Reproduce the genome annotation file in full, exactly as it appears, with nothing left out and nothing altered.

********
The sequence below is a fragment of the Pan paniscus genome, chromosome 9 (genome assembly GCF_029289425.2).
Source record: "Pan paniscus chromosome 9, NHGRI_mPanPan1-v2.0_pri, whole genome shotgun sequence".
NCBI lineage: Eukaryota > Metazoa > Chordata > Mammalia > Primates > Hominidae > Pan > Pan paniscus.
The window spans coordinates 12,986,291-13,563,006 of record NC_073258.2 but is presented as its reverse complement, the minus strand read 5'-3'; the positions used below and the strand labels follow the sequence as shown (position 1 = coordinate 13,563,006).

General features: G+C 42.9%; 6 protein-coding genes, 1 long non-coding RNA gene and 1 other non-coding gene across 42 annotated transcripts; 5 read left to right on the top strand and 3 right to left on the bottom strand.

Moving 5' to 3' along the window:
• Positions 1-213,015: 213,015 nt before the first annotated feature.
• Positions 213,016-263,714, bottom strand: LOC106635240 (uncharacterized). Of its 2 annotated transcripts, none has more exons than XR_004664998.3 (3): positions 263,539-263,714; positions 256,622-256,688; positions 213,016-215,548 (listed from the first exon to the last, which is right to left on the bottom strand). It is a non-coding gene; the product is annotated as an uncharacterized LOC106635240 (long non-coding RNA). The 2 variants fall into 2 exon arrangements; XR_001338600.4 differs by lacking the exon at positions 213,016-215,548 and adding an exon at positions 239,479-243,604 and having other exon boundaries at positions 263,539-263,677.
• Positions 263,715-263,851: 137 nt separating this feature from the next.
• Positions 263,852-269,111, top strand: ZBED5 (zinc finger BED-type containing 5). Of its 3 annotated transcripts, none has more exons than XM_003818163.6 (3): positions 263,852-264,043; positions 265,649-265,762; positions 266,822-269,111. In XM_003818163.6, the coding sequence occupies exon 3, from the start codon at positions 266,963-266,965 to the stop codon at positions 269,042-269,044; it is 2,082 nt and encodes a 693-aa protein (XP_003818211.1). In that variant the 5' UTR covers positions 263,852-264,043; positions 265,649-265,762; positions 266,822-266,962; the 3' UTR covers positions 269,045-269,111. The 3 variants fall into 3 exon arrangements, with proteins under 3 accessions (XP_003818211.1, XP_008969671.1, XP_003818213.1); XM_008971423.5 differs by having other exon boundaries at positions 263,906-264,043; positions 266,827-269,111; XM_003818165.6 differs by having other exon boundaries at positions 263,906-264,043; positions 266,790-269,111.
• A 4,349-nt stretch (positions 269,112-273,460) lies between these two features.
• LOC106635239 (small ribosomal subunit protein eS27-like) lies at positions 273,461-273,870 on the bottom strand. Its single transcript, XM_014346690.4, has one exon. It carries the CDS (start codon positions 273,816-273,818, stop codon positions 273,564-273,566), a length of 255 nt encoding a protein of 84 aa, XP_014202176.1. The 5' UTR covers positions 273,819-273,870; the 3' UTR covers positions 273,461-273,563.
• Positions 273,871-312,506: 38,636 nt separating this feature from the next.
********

The sequence below is a fragment of the Pan paniscus genome, chromosome 9 (genome assembly GCF_029289425.2).
Source record: "Pan paniscus chromosome 9, NHGRI_mPanPan1-v2.0_pri, whole genome shotgun sequence".
NCBI lineage: Eukaryota > Metazoa > Chordata > Mammalia > Primates > Hominidae > Pan > Pan paniscus.
The window spans coordinates 12,986,291-13,563,006 of record NC_073258.2 but is presented as its reverse complement, the minus strand read 5'-3'; the positions used below and the strand labels follow the sequence as shown (position 1 = coordinate 13,563,006).

General features: G+C 42.9%; 6 protein-coding genes, 1 long non-coding RNA gene and 1 other non-coding gene across 42 annotated transcripts; 5 read left to right on the top strand and 3 right to left on the bottom strand.

Moving 5' to 3' along the window:
• Positions 1-213,015: 213,015 nt before the first annotated feature.
• Positions 213,016-263,714, bottom strand: LOC106635240 (uncharacterized). Of its 2 annotated transcripts, none has more exons than XR_004664998.3 (3): positions 263,539-263,714; positions 256,622-256,688; positions 213,016-215,548 (listed from the first exon to the last, which is right to left on the bottom strand). It is a non-coding gene; the product is annotated as an uncharacterized LOC106635240 (long non-coding RNA). The 2 variants fall into 2 exon arrangements; XR_001338600.4 differs by lacking the exon at positions 213,016-215,548 and adding an exon at positions 239,479-243,604 and having other exon boundaries at positions 263,539-263,677.
• Positions 263,715-263,851: 137 nt separating this feature from the next.
• Positions 263,852-269,111, top strand: ZBED5 (zinc finger BED-type containing 5). Of its 3 annotated transcripts, none has more exons than XM_003818163.6 (3): positions 263,852-264,043; positions 265,649-265,762; positions 266,822-269,111. In XM_003818163.6, the coding sequence occupies exon 3, from the start codon at positions 266,963-266,965 to the stop codon at positions 269,042-269,044; it is 2,082 nt and encodes a 693-aa protein (XP_003818211.1). In that variant the 5' UTR covers positions 263,852-264,043; positions 265,649-265,762; positions 266,822-266,962; the 3' UTR covers positions 269,045-269,111. The 3 variants fall into 3 exon arrangements, with proteins under 3 accessions (XP_003818211.1, XP_008969671.1, XP_003818213.1); XM_008971423.5 differs by having other exon boundaries at positions 263,906-264,043; positions 266,827-269,111; XM_003818165.6 differs by having other exon boundaries at positions 263,906-264,043; positions 266,790-269,111.
• A 4,349-nt stretch (positions 269,112-273,460) lies between these two features.
• LOC106635239 (small ribosomal subunit protein eS27-like) lies at positions 273,461-273,870 on the bottom strand. Its single transcript, XM_014346690.4, has one exon. It carries the CDS (start codon positions 273,816-273,818, stop codon positions 273,564-273,566), a length of 255 nt encoding a protein of 84 aa, XP_014202176.1. The 5' UTR covers positions 273,819-273,870; the 3' UTR covers positions 273,461-273,563.
• Positions 273,871-312,506: 38,636 nt separating this feature from the next.